As previously mentioned, make sure you are getting the real McCoy and not a 52 with a chamber adapter. The adapters have a bad reputation for coming out with an empty case, leaving you with a 7.62x39 round loaded in a 7.62x45 chamber.

    Good luck!
    --Rob
    Apes will not kill apes!

  5. #5
    Join Date
    Jun 2009
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    Default

    I'll go by and check on Tuesday, then. There were even two of them. Hopefully they won't be gone by the time I get my next pay check.

  6. #6
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    Mar 2008
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    I have a couple of Vz52/57 rifles. I actually like shooting them better than my SKSs. The Vz is more accurate and feels more balanced I find. But it is more of a chore to fully clean vs the SKS.

  7. #7
    Join Date
    Sep 2007
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    1,082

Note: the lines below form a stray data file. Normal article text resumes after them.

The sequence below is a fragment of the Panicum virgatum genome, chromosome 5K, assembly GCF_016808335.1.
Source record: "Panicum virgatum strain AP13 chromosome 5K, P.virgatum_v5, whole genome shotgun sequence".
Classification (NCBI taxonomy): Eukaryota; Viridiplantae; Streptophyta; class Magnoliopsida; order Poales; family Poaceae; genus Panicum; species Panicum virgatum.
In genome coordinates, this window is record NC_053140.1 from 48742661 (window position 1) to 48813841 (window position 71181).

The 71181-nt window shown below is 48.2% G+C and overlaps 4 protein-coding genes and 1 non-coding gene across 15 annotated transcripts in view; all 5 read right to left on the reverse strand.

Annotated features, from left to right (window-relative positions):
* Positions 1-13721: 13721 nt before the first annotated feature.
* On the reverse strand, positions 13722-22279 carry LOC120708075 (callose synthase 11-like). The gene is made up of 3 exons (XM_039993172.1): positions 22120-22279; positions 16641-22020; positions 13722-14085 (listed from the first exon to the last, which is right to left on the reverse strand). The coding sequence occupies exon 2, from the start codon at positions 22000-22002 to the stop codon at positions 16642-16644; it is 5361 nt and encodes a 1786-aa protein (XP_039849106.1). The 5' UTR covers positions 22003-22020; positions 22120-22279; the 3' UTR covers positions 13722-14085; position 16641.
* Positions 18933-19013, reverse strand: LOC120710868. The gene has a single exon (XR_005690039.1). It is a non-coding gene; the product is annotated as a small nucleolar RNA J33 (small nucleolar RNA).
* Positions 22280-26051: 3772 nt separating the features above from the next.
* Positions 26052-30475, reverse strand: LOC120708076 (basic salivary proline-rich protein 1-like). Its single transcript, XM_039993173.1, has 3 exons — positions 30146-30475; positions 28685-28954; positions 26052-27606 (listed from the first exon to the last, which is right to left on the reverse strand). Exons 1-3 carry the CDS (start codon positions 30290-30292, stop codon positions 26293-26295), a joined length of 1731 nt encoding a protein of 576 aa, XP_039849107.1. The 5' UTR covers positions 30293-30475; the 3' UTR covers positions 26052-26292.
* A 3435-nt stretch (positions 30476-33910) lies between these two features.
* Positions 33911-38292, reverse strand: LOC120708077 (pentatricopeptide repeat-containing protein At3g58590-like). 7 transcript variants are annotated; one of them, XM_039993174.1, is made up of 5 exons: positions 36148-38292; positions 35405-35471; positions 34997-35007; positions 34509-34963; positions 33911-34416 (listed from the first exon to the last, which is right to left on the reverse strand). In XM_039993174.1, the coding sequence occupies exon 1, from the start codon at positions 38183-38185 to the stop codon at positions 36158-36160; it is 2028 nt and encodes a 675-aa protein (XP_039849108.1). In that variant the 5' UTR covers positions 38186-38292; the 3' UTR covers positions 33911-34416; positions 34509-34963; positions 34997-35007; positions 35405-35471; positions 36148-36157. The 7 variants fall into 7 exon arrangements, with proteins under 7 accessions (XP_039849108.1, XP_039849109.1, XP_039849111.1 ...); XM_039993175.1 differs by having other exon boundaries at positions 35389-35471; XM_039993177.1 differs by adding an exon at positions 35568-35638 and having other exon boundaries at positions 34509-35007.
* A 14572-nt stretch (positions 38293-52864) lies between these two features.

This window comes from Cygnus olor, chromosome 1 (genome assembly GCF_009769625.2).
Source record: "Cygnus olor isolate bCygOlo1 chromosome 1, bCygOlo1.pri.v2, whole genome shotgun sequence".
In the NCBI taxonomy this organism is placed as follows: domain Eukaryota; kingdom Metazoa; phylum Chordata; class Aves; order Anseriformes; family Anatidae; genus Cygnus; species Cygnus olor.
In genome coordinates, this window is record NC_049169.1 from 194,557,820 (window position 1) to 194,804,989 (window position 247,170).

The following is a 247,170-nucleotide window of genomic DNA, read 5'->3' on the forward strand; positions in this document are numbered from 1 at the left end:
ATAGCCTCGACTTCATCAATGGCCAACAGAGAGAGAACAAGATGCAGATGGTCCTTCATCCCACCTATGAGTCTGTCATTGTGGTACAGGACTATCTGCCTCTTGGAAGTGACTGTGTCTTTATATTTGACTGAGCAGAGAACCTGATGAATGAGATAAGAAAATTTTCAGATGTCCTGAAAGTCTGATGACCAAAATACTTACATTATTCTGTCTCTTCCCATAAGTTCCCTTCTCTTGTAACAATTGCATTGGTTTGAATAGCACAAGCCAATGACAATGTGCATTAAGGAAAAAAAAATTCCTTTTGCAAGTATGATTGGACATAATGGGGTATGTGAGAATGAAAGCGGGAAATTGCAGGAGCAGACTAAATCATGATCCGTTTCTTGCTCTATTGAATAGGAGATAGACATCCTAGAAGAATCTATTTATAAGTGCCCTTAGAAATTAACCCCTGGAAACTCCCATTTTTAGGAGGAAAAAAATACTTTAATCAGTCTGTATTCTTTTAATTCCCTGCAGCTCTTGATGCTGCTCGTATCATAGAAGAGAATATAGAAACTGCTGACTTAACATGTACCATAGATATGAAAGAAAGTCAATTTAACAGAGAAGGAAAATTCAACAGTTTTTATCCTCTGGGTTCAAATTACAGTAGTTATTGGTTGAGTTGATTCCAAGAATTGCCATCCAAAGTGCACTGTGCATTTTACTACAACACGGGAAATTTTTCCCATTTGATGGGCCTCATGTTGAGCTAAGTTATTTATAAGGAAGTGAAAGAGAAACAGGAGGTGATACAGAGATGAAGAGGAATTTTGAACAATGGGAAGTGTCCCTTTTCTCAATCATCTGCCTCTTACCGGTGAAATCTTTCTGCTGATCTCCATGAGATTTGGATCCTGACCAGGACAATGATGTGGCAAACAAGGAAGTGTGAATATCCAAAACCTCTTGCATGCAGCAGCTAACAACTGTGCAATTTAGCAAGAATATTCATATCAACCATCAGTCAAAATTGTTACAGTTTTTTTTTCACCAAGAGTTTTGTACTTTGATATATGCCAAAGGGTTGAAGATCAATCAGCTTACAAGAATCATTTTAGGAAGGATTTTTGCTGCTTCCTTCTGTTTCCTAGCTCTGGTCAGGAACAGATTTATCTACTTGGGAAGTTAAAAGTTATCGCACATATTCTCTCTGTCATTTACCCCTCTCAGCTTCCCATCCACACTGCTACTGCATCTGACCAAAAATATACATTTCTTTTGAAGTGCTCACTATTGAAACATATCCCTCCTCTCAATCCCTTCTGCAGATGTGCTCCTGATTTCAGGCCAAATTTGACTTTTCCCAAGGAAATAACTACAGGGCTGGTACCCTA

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    If they are both real, buy them both, keep the best one, sell the other. You will have a "free" rifle plus cash in you pocket. Check and see if they have the cleaning kits in them.
    "It's the end of the World as we Know it...and I feel fine!":eek:

  8. #8

    Default

    Buy them ABSOLUTELY if they are both marked "VZ52/57 on the right front of the receiver. They are like hens teeth and they are being sold at about 1/3 of their market price......if they're authentic. Like the other posters have said, there are VZ52s out there which have had inserts installed. Stay away from them.